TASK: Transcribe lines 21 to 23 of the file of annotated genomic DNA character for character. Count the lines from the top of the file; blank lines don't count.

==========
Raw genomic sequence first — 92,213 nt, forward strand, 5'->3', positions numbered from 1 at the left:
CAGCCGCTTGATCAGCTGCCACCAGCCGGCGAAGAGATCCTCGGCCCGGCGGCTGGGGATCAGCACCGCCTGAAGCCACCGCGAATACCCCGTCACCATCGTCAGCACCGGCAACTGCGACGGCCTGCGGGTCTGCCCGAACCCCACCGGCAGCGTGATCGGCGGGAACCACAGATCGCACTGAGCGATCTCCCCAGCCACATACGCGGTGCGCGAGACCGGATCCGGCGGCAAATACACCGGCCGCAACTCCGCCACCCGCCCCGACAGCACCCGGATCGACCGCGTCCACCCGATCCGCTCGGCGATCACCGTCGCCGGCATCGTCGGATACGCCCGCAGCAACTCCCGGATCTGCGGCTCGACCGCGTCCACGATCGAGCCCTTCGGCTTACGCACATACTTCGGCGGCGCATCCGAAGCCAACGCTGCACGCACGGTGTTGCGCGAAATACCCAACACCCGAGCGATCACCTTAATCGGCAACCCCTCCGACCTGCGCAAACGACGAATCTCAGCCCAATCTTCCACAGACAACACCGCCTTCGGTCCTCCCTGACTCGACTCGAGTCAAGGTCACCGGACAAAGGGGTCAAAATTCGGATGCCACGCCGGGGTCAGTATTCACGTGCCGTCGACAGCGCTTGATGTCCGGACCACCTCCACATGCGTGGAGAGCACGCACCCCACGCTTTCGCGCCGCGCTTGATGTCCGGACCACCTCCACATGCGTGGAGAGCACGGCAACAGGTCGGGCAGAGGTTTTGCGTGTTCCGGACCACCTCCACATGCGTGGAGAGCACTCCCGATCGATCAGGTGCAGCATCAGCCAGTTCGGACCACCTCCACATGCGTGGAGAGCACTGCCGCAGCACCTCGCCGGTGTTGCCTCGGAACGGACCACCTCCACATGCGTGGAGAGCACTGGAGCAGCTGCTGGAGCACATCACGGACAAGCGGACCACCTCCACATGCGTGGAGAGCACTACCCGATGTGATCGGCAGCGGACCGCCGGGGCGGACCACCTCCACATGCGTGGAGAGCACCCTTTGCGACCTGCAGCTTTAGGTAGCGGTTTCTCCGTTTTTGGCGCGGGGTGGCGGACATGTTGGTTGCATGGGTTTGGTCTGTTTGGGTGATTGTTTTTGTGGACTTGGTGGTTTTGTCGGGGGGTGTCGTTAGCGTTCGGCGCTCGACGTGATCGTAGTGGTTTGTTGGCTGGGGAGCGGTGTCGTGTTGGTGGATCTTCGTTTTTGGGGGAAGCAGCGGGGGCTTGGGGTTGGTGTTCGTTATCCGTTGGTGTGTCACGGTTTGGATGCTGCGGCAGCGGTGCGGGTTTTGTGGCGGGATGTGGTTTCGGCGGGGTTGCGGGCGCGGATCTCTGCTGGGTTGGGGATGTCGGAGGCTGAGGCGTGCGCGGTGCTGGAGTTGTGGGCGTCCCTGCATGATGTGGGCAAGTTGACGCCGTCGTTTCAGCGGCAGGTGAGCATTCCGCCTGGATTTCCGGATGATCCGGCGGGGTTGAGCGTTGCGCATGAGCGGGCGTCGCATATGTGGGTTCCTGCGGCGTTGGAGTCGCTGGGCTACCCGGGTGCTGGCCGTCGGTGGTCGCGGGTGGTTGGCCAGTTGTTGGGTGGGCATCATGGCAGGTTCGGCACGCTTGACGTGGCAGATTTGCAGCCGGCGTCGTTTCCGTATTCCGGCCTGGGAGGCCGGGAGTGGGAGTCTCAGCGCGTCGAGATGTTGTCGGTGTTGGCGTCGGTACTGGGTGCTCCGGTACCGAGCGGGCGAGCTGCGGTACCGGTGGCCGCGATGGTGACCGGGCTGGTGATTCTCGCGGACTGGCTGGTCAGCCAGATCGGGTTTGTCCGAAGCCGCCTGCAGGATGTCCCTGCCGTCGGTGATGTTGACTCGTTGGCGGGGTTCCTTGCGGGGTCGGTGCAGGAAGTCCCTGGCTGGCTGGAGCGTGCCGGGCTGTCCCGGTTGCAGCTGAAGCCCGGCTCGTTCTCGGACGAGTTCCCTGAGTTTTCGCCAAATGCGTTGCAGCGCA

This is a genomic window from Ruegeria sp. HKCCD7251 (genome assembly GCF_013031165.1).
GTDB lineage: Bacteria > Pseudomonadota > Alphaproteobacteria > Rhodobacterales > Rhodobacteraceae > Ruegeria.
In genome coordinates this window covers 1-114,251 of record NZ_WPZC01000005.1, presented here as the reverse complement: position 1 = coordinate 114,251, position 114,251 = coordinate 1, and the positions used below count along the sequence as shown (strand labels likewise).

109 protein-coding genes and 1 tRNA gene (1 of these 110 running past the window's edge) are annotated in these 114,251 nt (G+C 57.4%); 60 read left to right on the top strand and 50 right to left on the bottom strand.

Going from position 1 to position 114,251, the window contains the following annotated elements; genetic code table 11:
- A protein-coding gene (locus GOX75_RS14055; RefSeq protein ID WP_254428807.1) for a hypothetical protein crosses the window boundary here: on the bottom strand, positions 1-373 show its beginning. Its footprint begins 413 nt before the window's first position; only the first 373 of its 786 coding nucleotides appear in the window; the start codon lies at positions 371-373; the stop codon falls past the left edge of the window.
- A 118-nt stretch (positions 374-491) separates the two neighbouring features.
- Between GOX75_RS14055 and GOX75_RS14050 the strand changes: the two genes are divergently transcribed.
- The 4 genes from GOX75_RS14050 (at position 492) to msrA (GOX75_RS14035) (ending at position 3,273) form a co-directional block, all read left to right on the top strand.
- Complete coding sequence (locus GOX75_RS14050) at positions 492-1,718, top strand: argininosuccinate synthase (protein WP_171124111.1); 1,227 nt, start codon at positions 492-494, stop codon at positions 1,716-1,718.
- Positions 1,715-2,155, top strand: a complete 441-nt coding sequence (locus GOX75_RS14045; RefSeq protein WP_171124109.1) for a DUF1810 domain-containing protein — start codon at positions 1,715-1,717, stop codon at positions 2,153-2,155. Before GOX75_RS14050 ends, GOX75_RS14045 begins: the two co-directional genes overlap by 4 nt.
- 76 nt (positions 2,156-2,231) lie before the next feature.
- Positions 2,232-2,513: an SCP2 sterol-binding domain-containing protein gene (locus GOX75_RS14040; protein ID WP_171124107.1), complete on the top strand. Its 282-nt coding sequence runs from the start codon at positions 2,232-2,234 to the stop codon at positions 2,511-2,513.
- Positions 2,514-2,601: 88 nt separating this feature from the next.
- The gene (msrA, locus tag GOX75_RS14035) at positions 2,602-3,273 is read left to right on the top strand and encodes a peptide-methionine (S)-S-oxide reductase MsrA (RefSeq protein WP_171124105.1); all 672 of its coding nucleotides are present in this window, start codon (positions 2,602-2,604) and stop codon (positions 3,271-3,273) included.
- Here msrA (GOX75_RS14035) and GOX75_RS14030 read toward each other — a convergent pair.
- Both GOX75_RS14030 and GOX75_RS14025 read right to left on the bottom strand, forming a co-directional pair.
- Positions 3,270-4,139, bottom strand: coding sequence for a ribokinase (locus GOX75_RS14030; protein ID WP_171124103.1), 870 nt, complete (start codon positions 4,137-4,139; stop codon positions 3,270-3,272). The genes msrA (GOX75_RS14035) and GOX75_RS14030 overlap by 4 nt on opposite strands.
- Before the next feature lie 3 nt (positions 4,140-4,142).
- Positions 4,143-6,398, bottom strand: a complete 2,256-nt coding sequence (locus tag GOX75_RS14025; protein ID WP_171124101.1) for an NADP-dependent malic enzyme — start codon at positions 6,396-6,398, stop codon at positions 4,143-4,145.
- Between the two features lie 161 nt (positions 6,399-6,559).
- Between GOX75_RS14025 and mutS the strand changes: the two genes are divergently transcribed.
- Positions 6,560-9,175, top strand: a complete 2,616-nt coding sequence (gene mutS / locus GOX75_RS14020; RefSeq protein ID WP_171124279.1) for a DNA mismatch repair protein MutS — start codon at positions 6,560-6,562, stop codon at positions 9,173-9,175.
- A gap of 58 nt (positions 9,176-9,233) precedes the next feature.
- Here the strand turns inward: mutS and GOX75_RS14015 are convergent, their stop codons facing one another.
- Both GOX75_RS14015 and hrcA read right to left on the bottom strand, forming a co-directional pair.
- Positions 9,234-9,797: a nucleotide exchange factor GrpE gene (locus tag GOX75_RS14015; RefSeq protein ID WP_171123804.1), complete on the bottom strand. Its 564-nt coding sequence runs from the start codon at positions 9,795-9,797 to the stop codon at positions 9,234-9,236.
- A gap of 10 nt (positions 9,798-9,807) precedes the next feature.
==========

- Before the next feature lie 3 nt (positions 4,140-4,142).
- Positions 4,143-6,398, bottom strand: a complete 2,256-nt coding sequence (locus tag GOX75_RS14025; protein ID WP_171124101.1) for an NADP-dependent malic enzyme — start codon at positions 6,396-6,398, stop codon at positions 4,143-4,145.
- Between the two features lie 161 nt (positions 6,399-6,559).